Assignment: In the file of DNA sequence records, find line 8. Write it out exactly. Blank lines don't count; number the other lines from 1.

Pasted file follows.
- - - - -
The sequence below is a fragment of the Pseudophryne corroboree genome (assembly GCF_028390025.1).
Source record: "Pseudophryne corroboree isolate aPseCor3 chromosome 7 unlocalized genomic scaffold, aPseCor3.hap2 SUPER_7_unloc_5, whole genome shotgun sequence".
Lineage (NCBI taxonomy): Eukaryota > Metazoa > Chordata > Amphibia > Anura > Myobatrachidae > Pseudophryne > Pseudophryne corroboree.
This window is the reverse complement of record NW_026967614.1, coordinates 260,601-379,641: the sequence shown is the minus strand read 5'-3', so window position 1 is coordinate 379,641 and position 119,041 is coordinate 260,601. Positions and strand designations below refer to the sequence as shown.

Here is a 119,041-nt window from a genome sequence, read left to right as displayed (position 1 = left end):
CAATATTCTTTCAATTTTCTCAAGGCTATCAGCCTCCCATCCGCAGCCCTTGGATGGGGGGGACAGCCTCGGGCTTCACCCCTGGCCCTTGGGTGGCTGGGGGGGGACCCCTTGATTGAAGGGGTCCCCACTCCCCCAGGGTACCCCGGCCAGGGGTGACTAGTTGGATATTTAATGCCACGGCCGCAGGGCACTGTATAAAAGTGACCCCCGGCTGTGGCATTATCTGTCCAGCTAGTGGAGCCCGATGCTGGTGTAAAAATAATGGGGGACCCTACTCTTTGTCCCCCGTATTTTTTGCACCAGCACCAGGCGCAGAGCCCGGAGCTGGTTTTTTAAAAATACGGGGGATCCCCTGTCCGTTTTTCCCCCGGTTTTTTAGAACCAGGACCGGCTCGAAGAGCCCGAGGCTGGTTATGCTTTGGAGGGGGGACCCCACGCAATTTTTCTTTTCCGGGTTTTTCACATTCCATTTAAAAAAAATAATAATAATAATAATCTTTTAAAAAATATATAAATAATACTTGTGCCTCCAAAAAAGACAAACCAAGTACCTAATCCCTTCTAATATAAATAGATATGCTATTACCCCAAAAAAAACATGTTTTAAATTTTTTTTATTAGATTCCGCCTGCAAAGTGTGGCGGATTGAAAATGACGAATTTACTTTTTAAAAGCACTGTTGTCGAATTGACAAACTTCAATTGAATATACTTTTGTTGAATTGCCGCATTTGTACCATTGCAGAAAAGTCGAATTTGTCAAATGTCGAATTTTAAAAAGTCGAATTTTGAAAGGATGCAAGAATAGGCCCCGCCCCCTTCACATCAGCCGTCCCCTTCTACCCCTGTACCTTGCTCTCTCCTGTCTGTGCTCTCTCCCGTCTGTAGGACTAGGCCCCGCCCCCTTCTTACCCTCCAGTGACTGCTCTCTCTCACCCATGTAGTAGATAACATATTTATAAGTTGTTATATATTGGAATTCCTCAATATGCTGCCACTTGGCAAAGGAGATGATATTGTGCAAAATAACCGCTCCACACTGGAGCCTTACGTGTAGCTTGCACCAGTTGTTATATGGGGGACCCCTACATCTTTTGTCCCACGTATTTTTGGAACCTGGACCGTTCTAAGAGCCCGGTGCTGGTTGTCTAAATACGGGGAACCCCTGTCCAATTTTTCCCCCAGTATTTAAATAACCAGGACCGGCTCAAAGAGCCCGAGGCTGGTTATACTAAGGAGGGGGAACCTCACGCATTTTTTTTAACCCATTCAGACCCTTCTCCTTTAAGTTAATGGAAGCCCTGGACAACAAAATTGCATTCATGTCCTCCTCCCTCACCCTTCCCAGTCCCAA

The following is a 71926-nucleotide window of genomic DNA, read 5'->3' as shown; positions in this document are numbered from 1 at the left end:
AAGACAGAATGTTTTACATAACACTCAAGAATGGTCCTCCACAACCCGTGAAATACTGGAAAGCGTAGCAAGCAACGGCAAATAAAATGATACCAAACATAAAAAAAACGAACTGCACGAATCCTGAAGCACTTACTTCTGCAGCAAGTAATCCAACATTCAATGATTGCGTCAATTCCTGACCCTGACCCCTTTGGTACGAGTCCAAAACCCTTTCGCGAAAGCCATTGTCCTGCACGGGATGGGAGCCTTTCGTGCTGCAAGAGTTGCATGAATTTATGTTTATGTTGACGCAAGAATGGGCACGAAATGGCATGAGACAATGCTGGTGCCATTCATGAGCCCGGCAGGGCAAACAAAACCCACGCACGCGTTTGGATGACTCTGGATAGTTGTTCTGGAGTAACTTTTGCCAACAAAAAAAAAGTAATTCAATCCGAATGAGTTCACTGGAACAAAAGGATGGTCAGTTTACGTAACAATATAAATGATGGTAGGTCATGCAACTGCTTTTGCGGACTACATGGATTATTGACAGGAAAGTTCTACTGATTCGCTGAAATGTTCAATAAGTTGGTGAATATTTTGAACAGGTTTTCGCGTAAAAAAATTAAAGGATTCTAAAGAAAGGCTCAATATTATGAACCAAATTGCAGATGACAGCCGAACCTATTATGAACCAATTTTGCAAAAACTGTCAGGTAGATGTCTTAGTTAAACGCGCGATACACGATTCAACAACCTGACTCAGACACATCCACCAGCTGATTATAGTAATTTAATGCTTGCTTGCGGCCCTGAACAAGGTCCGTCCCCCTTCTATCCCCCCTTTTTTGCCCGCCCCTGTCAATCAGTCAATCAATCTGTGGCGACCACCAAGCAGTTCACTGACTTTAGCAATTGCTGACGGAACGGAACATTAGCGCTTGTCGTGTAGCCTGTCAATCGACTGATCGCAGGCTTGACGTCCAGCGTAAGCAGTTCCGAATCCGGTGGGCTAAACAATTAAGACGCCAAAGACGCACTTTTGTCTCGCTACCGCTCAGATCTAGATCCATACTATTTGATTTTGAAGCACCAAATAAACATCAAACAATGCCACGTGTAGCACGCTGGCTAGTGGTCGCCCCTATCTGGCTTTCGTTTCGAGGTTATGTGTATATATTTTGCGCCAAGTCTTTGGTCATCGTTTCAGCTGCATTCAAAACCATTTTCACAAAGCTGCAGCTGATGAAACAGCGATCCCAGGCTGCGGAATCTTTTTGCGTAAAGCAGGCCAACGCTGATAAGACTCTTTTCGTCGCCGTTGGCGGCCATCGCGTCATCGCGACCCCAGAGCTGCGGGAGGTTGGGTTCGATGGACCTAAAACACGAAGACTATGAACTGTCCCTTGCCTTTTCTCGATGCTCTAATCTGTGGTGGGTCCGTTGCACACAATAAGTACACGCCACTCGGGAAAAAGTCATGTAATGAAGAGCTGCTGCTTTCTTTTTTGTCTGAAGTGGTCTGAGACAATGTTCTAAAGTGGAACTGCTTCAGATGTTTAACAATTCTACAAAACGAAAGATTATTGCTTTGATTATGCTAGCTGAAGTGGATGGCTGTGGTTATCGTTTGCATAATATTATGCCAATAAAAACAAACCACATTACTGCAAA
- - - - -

AAGACAGAATGTTTTACATAACACTCAAGAATGGTCCTCCACAACCCGTGAAATACTGGAAAGCGTAGCAAGCAACGGCAAATAAAATGATACCAAACATAAAAAAAACGAACTGCACGAATCCTGAAGCACTTACTTCTGCAGCAAGTAATCCAACATTCAATGATTGCGTCAATTCCTGACCCTGACCCCTTTGGTACGAGTCCAAAACCCTTTCGCGAAAGCCATTGTCCTGCACGGGATGGGAGCCTTTCGTGCTGCAAGAGTTGCATGAATTTATGTTTATGTTGACGCAAGAATGGGCACGAAATGGCATGAGACAATGCTGGTGCCATTCATGAGCCCGGCAGGGCAAACAAAACCCACGCACGCGTTTGGATGACTCTGGATAGTTGTTCTGGAGTAACTTTTGCCAACAAAAAAAAAGTAATTCAATCCGAATGAGTTCACTGGAACAAAAGGATGGTCAGTTTACGTAACAATATAAATGATGGTAGGTCATGCAACTGCTTTTGCGGACTACATGGATTATTGACAGGAAAGTTCTACTGATTCGCTGAAATGTTCAATAAGTTGGTGAATATTTTGAACAGGTTTTCGCGTAAAAAAATTAAAGGATTCTAAAGAAAGGCTCAATATTATGAACCAAATTGCAGATGACAGCCGAACCTATTATGAACCAATTTTGCAAAAACTGTCAGGTAGATGTCTTAGTTAAACGCGCGATACACGATTCAACAACCTGACTCAGACACATCCACCAGCTGATTATAGTAATTTAATGCTTGCTTGCGGCCCTGAACAAGGTCCGTCCCCCTTCTATCCCCCCTTTTTTGCCCGCCCCTGTCAATCAGTCAATCAATCTGTGGCGACCACCAAGCAGTTCACTGACTTTAGCAATTGCTGACGGAACGGAACATTAGCGCTTGTCGTGTAGCCTGTCAATCGACTGATCGCAGGCTTGACGTCCAGCGTAAGCAGTTCCGAATCCGGTGGGCTAAACAATTAAGACGCCAAAGACGCACTTTTGTCTCGCTACCGCTCAGATCTAGATCCATACTATTTGATTTTGAAGCACCAAATAAACATCAAACAATGCCACGTGTAGCACGCTGGCTAGTGGTCGCCCCTATCTGGCTTTCGTTTCGAGGTTATGTGTATATATTTTGCGCCAAGTCTTTGGTCATCGTTTCAGCTGCATTCAAAACCATTTTCACAAAGCTGCAGCTGATGAAACAGCGATCCCAGGCTGCGGAATCTTTTTGCGTAAAGCAGGCCAACGCTGATAAGACTCTTTTCGTCGCCGTTGGCGGCCATCGCGTCATCGCGACCCCAGAGCTGCGGGAGGTTGGGTTCGATGGACCTAAAACACGAAGACTATGAACTGTCCCTTGCCTTTTCTCGATGCTCTAATCTGTGGTGGGTCCGTTGCACACAATAAGTACACGCCACTCGGGAAAAAGTCATGTAATGAAGAGCTGCTGCTTTCTTTTTTGTCTGAAGTGGTCTGAGACAATGTTCTAAAGTGGAACTGCTTCAGATGTTTAACAATTCTACAAAACGAAAGATTATTGCTTTGATTATGCTAGCTGAAGTGGATGGCTGTGGTTATCGTTTGCATAATATTATGCCAATAAAAACAAACCACATTACTGCAAA